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ERIC Number: EJ835811
Record Type: Journal
Publication Date: 2008-Dec
Pages: 5
Abstractor: ERIC
Reference Count: 4
ISBN: N/A
ISSN: ISSN-1479-7860
Biology and Society: A New Way to Teach Tertiary Science to Non-Science Students
da Silva, Karen Burke
Bioscience Education, v12 Article c4 Dec 2008
Science education can be split into two categories: one to provide the basic concepts, knowledge and techniques that students need to follow careers as scientists and the other to provide scientific literacy that will enable students who do not necessarily desire careers in science to be able to understand the world around them. Clearly, courses that aim to provide information for science graduates may not be relevant or of interest to students not planning to become scientists. However, courses that aim to improve scientific literacy would be of value to both groups. Scientific literacy in Europe and the USA is known to be poor, and although tackled at the high school level, may need to be implemented again at the tertiary level in order to have the required effect. Thus, helping students to become interested in, and understand the world around them, to engage in discussion about science, to be sceptical and make evidence-based conclusions, as well as to make informed choices about the environment and their own health, should be of utmost importance and considered as a requirement for all students within the university system. To ascertain the likelihood that students would enrol in a science elective course and to determine whether it is possible to affect scientific literacy, the author developed a course at Flinders University specifically to introduce scientific concepts to students through issue-based teaching. The course was intended to engage both science and non-science students through the presentation of topical science issues by experts in the field. In addition, the assessment component of the course was designed to ensure that students learn to communicate both their depth of understanding and an argued opinion, thereby gaining scientific literacy. The demonstrated outcomes and impacts of this innovation clearly indicate that this approach has made significant inroads to bridging the gulf that has long existed between science and non-science students. The newly developed course "Biology and Society" replaced a more traditional style course that consisted primarily of a lecture series based on the biochemistry of life that was poorly received by students and resulted in a low number of student enrolments. In 2006, the course was fully redesigned and enrolment numbers indicate the change in student interest and response to the course. (Contains 2 figures.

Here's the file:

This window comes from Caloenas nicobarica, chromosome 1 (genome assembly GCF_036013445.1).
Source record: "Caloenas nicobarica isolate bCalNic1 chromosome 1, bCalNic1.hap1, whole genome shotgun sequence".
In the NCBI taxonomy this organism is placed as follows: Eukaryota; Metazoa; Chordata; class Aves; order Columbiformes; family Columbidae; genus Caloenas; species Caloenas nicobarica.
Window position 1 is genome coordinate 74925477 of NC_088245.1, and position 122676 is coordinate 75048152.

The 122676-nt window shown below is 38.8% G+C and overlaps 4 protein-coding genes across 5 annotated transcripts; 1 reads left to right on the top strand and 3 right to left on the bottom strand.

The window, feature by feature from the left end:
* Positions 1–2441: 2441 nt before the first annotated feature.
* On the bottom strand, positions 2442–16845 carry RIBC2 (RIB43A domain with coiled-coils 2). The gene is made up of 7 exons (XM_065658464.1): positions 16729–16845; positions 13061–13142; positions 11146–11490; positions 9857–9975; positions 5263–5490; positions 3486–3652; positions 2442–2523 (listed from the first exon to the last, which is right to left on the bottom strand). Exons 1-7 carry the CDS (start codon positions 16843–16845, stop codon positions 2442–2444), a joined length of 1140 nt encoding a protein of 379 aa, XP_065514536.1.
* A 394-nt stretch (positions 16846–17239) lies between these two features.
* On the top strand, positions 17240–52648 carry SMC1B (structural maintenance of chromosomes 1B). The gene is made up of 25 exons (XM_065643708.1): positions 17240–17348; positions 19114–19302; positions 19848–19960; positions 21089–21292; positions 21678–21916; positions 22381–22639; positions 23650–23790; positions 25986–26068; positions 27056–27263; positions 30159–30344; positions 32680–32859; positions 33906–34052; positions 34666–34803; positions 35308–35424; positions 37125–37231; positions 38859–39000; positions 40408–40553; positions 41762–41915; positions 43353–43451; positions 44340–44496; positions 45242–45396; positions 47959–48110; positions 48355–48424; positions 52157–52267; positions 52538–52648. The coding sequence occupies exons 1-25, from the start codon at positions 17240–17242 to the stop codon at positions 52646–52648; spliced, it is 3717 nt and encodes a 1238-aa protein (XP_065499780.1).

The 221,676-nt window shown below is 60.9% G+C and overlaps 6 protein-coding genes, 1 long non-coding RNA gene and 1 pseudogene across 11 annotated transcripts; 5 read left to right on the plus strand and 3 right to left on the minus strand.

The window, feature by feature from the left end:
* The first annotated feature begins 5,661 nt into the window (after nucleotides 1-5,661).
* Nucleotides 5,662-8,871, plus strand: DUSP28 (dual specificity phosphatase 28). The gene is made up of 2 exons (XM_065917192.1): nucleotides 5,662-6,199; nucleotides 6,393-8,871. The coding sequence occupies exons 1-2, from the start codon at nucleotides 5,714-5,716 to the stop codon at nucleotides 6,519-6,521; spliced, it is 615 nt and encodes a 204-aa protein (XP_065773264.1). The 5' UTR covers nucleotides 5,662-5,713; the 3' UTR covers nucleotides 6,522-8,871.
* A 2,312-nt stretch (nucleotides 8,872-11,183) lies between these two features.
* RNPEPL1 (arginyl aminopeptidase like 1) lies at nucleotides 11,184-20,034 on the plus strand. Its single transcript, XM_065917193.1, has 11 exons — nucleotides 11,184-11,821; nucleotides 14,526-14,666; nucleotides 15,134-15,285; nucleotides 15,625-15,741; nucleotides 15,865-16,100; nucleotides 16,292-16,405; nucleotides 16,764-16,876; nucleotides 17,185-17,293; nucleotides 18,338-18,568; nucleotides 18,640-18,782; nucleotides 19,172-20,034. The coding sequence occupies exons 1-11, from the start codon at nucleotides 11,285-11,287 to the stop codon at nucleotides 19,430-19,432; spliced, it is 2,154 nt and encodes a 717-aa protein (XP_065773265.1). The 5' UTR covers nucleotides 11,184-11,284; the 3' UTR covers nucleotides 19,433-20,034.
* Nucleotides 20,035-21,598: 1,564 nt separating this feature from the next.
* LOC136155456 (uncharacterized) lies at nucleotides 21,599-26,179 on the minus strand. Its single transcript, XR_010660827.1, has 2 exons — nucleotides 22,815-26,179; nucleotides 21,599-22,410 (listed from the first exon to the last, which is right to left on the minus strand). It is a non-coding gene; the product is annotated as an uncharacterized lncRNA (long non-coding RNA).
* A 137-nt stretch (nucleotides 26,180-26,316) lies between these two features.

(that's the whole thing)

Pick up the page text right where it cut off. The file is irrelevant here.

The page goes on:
Centre for Bioscience, The Higher Education Academy. Room 9.15, Worsley Building, University of Leeds, Leeds LS2 9JT United Kingdom. Tel: +44-113-343-3001; Fax: +44-113-343-5894; e-mail: beej@leeds.ac.uk; Web site: http://www.bioscience.heacademy.ac.uk/journal
Publication Type: Journal Articles; Reports - Descriptive
Education Level: Higher Education
Audience: Teachers
Language: English
Sponsor: N/A
Authoring Institution: N/A
Identifiers - Location: Australia; United States